About Careers Internship MedBlog Contact us

Religion Made Prehistoric People 'Human': Psychologist

by Tanya Thomas on June 28, 2010 at 10:55 AM
Font : A-A+

 Religion Made Prehistoric People 'Human': Psychologist

It was religion, a psychologist stresses in his new book, that played a very important role in the grim struggles of prehistory. Belief in God provided humans with a way to relate to each other and the world around them.

Matt Rossano, professor and head of the Department of Psychology at Southeastern and author of the book "Supernatural Selection: How Religion Evolved", said religion offered them significant survival and reproductive advantages.


"The roots of religion stretch as far back as half a million years, when our ancestors developed the motor controls to engage in social rituals - that is, to sing and dance together," he said.

He also revealed that about 70,000 years ago, a global ecological crisis drove humanity to the edge of extinction.

"It forced the survivors to create new strategies for survival, and religious rituals were foremost among them," he added.

Rossano's work is, in part, a response to the 2006 best-selling book "The God Delusion" by scientist Richard Dawkins, an atheist manifesto that pitted science against religion.

But, according to Rossano, Dawkins missed the science that revealed how religion made man more human.

Neither an apologist for religion nor a religion-basher, he pulls together the evidence from a wide range of disciplines to show the valuable purpose served by a systematic belief in the supernatural.

According to Rossano, evidence seems to confirm that at its core religion was not about doctrines, creeds, institutions or miracles, but about relationships.

"Religion is a fundamental way for humans to relate to each other and the world around them, and in early prehistory that was a definite advantage," Rossano explained.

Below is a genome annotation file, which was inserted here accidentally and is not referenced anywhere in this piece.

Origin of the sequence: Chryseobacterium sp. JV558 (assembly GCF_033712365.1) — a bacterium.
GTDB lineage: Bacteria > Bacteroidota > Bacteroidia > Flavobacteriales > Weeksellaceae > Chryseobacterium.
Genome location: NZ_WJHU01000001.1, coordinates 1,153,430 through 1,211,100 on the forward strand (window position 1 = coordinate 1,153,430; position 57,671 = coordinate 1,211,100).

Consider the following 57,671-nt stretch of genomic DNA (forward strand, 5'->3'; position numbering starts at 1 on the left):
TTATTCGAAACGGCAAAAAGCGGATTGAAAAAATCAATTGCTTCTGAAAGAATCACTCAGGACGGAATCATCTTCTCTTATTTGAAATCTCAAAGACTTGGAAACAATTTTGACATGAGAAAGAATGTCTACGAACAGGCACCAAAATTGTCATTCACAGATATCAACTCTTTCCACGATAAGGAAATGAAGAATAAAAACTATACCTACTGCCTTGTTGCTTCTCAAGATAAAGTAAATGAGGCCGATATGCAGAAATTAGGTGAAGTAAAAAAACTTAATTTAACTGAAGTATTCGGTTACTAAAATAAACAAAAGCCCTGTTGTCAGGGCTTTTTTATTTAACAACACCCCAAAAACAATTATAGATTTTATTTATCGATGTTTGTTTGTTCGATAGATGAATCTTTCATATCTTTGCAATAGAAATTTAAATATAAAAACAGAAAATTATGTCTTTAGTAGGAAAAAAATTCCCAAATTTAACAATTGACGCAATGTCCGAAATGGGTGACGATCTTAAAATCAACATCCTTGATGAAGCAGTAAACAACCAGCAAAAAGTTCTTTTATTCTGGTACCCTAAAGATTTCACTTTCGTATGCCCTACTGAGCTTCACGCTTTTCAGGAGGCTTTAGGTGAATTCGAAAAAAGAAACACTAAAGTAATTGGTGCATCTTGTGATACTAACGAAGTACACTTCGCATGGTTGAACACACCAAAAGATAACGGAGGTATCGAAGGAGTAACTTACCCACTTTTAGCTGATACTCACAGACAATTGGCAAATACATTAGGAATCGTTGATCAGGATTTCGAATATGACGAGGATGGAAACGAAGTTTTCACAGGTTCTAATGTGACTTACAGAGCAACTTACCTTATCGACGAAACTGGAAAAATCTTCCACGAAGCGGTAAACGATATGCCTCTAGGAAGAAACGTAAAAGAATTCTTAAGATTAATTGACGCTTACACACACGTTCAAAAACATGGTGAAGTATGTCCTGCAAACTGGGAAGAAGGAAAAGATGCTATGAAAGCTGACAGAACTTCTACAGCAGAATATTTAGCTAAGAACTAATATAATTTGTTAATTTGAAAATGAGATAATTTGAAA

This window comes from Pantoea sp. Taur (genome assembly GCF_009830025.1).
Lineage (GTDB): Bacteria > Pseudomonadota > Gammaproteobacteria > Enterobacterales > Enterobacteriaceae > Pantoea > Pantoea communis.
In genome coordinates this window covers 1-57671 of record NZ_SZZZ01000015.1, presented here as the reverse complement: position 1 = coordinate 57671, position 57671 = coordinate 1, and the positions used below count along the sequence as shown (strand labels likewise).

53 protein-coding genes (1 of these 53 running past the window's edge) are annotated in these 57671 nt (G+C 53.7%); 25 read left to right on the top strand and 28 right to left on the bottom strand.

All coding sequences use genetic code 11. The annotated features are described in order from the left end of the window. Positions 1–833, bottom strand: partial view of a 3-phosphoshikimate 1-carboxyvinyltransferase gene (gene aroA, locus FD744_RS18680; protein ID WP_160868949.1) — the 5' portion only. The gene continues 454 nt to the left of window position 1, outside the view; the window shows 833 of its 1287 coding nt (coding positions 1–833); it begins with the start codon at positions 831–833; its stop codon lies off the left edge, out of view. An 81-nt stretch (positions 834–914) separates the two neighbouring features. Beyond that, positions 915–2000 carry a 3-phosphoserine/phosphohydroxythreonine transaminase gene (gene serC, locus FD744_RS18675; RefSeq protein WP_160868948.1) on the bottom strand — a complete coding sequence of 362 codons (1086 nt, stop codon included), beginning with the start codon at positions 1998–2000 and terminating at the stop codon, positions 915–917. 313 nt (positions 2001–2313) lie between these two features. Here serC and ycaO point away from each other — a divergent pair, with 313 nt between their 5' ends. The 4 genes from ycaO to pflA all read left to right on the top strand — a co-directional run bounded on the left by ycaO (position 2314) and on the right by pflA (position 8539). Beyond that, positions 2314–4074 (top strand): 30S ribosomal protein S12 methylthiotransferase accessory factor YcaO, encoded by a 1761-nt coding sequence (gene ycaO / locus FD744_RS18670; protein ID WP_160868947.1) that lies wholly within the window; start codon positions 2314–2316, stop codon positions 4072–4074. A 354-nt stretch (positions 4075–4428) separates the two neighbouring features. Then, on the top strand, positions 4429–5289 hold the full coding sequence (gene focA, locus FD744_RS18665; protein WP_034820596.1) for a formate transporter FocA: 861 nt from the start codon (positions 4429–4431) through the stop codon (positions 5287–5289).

"Religion emerged as our ancestors' first health care system, and a critical part of that health care system was social support.

"Religious groups tended to be far more cohesive, which gave them a competitive advantage over non-religious groups and enabled them to conquer the globe," he stated.

Rossano noted that for Dawkins and his supporters, there is nothing quite so wicked as religion and all that trails in its wake: suicide bombers, Taliban-style tyranny, child abusing clergy, etc.

"But if religion was so clearly damaging to the human psyche and so corrosive of human society, how could it have ever evolved?" How is it possible that every culture throughout human history has had religion?" he asked.

"Time and again, studies show that religious people tend to be happier, healthier, more generous and civic-minded than their non-religious counterparts," he continued.

"Religion is also tenacious. Enlightenment thinkers promised that religion would fade as science and reason provided a more accurate picture of the natural world.

"To the bewilderment of Dawkins and his ilk, the world seems to have reneged on that Enlightenment promise," he concluded.

Rossano, who has studied the evolution of religion and other cognitive traits for some time, is the author of "Evolutionary Psychology: The Science of Human Behavior and Evolution," as well as numerous papers on evolution, ritual, religion and moral behavior.

Source: ANI


Recommended Reading

Latest Research News

Softening Stem Cells Enhances Hair Growth Potential
The scientists discovered that when the stem cells in the hair follicle are made softer, they have a higher chance of growing hair.
Potential New Strategy for Ischemic Stroke Discovered
A combinatorial therapy provided promising beneficial results among people with ischemic stroke.
Is Speech Therapy the Answer to Voice Problems in Parkinson's Disease Patients
In Parkinson's disease patients voice disorders are quite common. A new combination therapy had greater effects on the voice.
 New Insights into How the Immune System Responds to Spinal-Cord Injuries
New study findings delineate how aging affects the immune response following Spinal cord injury (SCI) and highlight the participation of the spinal cord meninges in repair.
Nearsightedness: Atropine Eye Drops may Slow Progression in Kids
A recent clinical trial suggests that the first medication therapy to reduce the progression of nearsightedness in children could be on the way.
View All
This site uses cookies to deliver our services.By using our site, you acknowledge that you have read and understand our Cookie Policy, Privacy Policy, and our Terms of Use  Ok, Got it. Close

Religion Made Prehistoric People 'Human': Psychologist Personalised Printable Document (PDF)

Please complete this form and we'll send you a personalised information that is requested

You may use this for your own reference or forward it to your friends.

Please use the information prudently. If you are not a medical doctor please remember to consult your healthcare provider as this information is not a substitute for professional advice.

Name *

Email Address *

Country *

Areas of Interests